The cold lends itself to people/animal snuggling, under copious amounts of blankets with a book/computer. Browsing the internet is such a seductive activity, especially historical research. I'm more open to looking at new research that is unrelated to my current research, possibly informing me of new projects. Here are a few of my obsessions: 

Magazine Archives-Text and Pictures
Accessible Archives-All that, a bag of chips, and a cookie

I have recently created a few more pinterest boards for topics that I did not even contemplate. Punch paper bookmarks? Yes! 18th century jewelry? Of course! Spiritualism in Michigan? Totally a thing! The options are endless though my time isn't. Right now I can look back at those shiny things that were just a daydream during busy months. They inspire me to work harder on my impression, as well as improve my blog/shop.

Start a new Project
With most of my reenactment gear carefully tucked away, my desk is frightfully empty. Since a full desk is a condition of reenacting, I fill it immediately with stuff from my research moments. The space and time is available, so why not use it?
I see some room 

In December I finished a delicate pink dress. My fabric drawer needs cleaning, so I hope to finish my windowpane sheer dress by Greenfield Village. I also have 2 complete outfits from other time periods that I would like finished by May. On top of everything else, one of my goals this year was to add new items to my shop at least once a month. I'm taking a "seize the day" attitude with these plans!

Scope out other events/time periods
Nearly every Civil War reenactor peers out from behind the 19th century curtain at some point in his/her career. I started slowly with my Regency dresses, complete with correct underpinnings/shoes. But that whisper of history grows increasingly louder, a pulsing hum from both the 18th and 20th centuries. For the past year I've had an 18th century corset in my closet with shoes/stockings. I'm just dying to get into my skirt and jacket patterns!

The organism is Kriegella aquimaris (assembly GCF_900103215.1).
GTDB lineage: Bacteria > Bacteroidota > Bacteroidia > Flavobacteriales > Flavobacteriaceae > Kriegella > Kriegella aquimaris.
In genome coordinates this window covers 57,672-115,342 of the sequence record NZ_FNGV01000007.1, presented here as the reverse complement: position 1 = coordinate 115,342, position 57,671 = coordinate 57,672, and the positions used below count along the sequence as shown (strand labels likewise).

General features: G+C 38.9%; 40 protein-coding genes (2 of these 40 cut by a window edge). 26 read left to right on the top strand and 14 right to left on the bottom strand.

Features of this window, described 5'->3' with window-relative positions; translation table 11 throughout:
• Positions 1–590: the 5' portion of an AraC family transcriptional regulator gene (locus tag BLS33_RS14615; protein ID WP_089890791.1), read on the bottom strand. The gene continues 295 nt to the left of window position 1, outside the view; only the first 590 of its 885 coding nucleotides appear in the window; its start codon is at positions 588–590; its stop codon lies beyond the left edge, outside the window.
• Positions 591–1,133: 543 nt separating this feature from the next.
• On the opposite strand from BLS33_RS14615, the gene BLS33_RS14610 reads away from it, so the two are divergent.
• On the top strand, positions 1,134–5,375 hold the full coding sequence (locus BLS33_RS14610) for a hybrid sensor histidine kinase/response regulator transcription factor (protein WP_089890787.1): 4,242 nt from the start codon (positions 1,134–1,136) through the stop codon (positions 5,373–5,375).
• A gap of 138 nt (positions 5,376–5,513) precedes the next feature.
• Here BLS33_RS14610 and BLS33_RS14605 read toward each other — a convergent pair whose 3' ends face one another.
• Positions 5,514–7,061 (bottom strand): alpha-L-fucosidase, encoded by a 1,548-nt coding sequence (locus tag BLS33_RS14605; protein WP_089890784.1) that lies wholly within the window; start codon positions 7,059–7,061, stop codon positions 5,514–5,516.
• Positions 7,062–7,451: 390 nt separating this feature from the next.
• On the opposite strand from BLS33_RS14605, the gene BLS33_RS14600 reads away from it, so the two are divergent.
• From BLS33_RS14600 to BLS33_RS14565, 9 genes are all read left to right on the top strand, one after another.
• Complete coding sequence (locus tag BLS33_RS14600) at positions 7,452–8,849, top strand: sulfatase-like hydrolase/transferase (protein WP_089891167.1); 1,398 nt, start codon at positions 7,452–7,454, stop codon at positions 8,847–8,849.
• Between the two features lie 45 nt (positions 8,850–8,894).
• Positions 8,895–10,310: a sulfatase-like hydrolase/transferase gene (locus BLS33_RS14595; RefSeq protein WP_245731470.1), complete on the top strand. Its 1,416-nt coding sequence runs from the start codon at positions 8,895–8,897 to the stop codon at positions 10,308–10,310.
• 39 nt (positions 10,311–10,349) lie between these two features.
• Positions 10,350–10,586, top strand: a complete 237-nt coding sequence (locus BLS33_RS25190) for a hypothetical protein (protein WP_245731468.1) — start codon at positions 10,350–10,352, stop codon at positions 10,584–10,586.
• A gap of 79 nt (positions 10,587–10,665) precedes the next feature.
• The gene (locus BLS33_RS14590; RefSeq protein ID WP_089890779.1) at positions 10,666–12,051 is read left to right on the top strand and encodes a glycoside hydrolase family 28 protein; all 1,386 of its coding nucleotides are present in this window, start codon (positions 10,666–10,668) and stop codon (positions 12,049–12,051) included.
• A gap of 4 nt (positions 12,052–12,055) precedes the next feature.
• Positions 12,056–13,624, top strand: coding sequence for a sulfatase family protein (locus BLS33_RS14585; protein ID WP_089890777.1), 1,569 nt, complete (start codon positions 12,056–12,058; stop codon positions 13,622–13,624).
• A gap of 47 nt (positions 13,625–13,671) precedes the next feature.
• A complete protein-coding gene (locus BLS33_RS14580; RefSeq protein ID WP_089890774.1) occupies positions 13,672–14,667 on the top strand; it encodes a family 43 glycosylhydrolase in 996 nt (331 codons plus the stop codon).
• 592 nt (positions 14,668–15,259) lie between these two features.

And this was the hard part!

I'm also preparing for an awesome event at the Plymouth Historical Museum, a bit of a dinner performance that I will tell you more about later. Of course I need the proper early 20th century clothing to accompany it! The fabric is purchased, pattern prepared. Now that I have the time, I can churn that out!
Yes please!

Even though I have friends who participate in multiple time periods, I can't help but feel that I'm "cheating" on the Civil War part of the 19th century. Yes I understand that this has no logic, as one cannot be in a relationship with a time period...or can she?

Hang Out!
Okay, okay. I'll spend some time relaxing. My sewing nights with Sue and the gang are incredibly fun! I'll take my cousin ice skating. A trip up to my hometown is certainly in the works. And my (non-reenacting) friends will finally see my face again. I have to remember to live in the 21st century too!
With a thoroughly modern duck face

I also have Becky's wedding on the horizon! Along with that, I've been accepted as a vendor at a Victorian Tea/jewelry show on February 7th, and at the Kalamazoo Living History Show on March 21-22. I am so lucky to have such awesome things coming up for me, along with the support of my family and friends! I feel an "I'm so lucky" moment coming on...


Wednesday, January 14, 2015

19th century Material: Coral

As I started my research, one particular jewelry material always stuck out. Coral, that bright stone! I was entranced by the many shades with deep, beautiful hues. Dark reds, ditzy looking pinks. The first piece of jewelry that I ever made utilized coral. Red is TOTALLY my favorite color!
I also love the color "tree"

Time and again coral surfaces in my search for accurate jewelry. Both the 18th and 19th century used coral in its adornments. I've worn a few pieces with my Regency dress, and more than often with my Civil War garb. They sell like hotcakes in my shop (seconded only by onyx/black stones) so I thought I would contribute my research for posterity. There are SO many sources to justify the use of coral that I will try to show the different sizes/shapes/colors appropriate for Civil War.

About Coral
Mostly found in the Mediterranean Sea, coral grows 4-100 meters from the surface. It is composed mostly of calcium carbonate, colored red by carotenoid pigments (Wiki). The stone must be polished, as it usually matte-colored. Control of the areas from which coral could be mined often led to fierce competition between different countries, especially in the 18th and 19th centuries.